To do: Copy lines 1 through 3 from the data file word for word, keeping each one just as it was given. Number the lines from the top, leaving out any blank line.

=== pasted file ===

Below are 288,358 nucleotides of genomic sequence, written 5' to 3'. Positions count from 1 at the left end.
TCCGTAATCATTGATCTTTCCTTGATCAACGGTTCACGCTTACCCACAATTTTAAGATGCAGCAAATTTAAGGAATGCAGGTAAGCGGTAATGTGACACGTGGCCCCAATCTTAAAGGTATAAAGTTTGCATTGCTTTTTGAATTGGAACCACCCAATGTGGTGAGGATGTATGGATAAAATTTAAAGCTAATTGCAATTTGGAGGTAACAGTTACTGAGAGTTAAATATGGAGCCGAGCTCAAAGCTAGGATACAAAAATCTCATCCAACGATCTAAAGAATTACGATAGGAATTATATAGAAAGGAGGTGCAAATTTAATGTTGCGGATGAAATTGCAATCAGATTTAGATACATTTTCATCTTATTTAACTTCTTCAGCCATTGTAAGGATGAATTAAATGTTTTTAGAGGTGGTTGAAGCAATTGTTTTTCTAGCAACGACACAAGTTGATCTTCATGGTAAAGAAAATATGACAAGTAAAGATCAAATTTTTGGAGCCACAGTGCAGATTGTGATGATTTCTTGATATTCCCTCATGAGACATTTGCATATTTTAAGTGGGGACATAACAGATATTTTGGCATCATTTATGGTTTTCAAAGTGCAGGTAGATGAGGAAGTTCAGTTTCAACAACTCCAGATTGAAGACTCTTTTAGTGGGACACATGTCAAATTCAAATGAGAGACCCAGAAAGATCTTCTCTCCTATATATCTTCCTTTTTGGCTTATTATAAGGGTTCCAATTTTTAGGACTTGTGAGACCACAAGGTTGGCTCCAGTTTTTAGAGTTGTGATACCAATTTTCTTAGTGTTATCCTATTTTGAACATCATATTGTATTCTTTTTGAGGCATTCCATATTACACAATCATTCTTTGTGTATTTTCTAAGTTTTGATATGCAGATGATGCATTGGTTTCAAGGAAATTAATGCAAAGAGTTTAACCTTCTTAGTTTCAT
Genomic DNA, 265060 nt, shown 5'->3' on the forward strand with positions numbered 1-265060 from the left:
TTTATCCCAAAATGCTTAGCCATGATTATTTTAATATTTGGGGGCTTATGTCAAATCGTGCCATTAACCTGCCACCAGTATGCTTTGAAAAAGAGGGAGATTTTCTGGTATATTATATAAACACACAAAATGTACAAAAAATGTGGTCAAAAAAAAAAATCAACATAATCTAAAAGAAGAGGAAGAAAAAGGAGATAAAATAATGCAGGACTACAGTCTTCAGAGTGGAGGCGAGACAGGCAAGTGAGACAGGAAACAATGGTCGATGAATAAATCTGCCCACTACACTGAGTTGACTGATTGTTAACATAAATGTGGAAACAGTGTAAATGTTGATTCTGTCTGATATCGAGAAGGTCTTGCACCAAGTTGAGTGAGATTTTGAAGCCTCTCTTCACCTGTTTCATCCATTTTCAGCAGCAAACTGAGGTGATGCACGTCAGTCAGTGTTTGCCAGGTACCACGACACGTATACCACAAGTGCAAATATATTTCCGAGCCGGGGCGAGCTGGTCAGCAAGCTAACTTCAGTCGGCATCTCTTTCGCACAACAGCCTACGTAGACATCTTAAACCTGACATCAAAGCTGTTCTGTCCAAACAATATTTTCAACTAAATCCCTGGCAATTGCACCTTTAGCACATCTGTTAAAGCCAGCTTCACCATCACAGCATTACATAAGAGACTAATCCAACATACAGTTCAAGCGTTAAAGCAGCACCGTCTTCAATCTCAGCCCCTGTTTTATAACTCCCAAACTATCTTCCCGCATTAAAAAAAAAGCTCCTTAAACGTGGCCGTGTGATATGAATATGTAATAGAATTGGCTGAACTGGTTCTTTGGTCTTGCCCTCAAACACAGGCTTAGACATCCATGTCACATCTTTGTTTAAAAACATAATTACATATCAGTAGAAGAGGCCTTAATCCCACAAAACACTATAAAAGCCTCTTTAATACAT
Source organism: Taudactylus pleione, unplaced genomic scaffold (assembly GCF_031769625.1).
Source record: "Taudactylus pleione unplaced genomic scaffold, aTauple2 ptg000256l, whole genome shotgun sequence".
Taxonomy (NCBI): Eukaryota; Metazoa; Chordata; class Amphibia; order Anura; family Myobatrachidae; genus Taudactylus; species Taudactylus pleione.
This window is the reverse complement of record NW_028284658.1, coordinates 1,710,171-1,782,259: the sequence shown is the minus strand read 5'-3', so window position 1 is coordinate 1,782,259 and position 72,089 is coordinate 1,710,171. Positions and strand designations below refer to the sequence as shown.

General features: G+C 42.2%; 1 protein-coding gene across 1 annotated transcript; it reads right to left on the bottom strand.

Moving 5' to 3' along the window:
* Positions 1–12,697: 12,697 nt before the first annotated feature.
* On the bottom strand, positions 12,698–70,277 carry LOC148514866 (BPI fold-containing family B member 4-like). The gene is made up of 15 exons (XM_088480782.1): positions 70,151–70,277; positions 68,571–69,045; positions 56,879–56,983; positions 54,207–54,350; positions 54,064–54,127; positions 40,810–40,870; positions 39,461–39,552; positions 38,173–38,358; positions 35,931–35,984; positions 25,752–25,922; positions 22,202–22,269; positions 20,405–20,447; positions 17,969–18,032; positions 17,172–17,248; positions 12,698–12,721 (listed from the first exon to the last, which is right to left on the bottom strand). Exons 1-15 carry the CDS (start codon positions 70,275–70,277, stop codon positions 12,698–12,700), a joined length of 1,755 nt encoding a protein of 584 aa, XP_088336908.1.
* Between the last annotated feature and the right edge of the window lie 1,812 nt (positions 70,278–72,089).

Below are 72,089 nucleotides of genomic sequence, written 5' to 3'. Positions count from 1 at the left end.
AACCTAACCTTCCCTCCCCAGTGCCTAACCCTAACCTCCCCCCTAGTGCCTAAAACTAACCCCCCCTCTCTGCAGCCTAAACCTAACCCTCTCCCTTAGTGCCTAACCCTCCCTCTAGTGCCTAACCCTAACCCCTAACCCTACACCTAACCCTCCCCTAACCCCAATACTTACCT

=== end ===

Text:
Below are 288,358 nucleotides of genomic sequence, written 5' to 3'. Positions count from 1 at the left end.
TCCGTAATCATTGATCTTTCCTTGATCAACGGTTCACGCTTACCCACAATTTTAAGATGCAGCAAATTTAAGGAATGCAGGTAAGCGGTAATGTGACACGTGGCCCCAATCTTAAAGGTATAAAGTTTGCATTGCTTTTTGAATTGGAACCACCCAATGTGGTGAGGATGTATGGATAAAATTTAAAGCTAATTGCAATTTGGAGGTAACAGTTACTGAGAGTTAAATATGGAGCCGAGCTCAAAGCTAGGATACAAAAATCTCATCCAACGATCTAAAGAATTACGATAGGAATTATATAGAAAGGAGGTGCAAATTTAATGTTGCGGATGAAATTGCAATCAGATTTAGATACATTTTCATCTTATTTAACTTCTTCAGCCATTGTAAGGATGAATTAAATGTTTTTAGAGGTGGTTGAAGCAATTGTTTTTCTAGCAACGACACAAGTTGATCTTCATGGTAAAGAAAATATGACAAGTAAAGATCAAATTTTTGGAGCCACAGTGCAGATTGTGATGATTTCTTGATATTCCCTCATGAGACATTTGCATATTTTAAGTGGGGACATAACAGATATTTTGGCATCATTTATGGTTTTCAAAGTGCAGGTAGATGAGGAAGTTCAGTTTCAACAACTCCAGATTGAAGACTCTTTTAGTGGGACACATGTCAAATTCAAATGAGAGACCCAGAAAGATCTTCTCTCCTATATATCTTCCTTTTTGGCTTATTATAAGGGTTCCAATTTTTAGGACTTGTGAGACCACAAGGTTGGCTCCAGTTTTTAGAGTTGTGATACCAATTTTCTTAGTGTTATCCTATTTTGAACATCATATTGTATTCTTTTTGAGGCATTCCATATTACACAATCATTCTTTGTGTATTTTCTAAGTTTTGATATGCAGATGATGCATTGGTTTCAAGGAAATTAATGCAAAGAGTTTAACCTTCTTAGTTTCAT
Genomic DNA, 265060 nt, shown 5'->3' on the forward strand with positions numbered 1-265060 from the left: